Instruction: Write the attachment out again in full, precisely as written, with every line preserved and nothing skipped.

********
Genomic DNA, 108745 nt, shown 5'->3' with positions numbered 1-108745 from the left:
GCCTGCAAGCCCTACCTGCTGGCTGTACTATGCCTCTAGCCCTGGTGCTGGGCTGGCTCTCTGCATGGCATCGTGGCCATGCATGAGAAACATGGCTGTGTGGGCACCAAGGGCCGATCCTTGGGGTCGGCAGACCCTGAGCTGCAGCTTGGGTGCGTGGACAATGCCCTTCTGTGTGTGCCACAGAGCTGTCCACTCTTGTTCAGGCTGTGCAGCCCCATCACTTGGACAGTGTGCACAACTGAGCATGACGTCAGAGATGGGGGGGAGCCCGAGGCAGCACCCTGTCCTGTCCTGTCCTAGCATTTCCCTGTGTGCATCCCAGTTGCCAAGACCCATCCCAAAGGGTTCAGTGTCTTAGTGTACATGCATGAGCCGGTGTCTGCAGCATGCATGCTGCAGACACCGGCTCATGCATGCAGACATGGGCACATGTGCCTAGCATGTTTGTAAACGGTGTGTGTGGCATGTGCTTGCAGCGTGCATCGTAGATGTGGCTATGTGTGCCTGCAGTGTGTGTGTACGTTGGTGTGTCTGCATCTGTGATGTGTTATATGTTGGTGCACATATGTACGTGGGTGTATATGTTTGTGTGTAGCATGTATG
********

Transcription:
Genomic DNA, 108745 nt, shown 5'->3' with positions numbered 1-108745 from the left:
GCCTGCAAGCCCTACCTGCTGGCTGTACTATGCCTCTAGCCCTGGTGCTGGGCTGGCTCTCTGCATGGCATCGTGGCCATGCATGAGAAACATGGCTGTGTGGGCACCAAGGGCCGATCCTTGGGGTCGGCAGACCCTGAGCTGCAGCTTGGGTGCGTGGACAATGCCCTTCTGTGTGTGCCACAGAGCTGTCCACTCTTGTTCAGGCTGTGCAGCCCCATCACTTGGACAGTGTGCACAACTGAGCATGACGTCAGAGATGGGGGGGAGCCCGAGGCAGCACCCTGTCCTGTCCTGTCCTAGCATTTCCCTGTGTGCATCCCAGTTGCCAAGACCCATCCCAAAGGGTTCAGTGTCTTAGTGTACATGCATGAGCCGGTGTCTGCAGCATGCATGCTGCAGACACCGGCTCATGCATGCAGACATGGGCACATGTGCCTAGCATGTTTGTAAACGGTGTGTGTGGCATGTGCTTGCAGCGTGCATCGTAGATGTGGCTATGTGTGCCTGCAGTGTGTGTGTACGTTGGTGTGTCTGCATCTGTGATGTGTTATATGTTGGTGCACATATGTACGTGGGTGTATATGTTTGTGTGTAGCATGTATG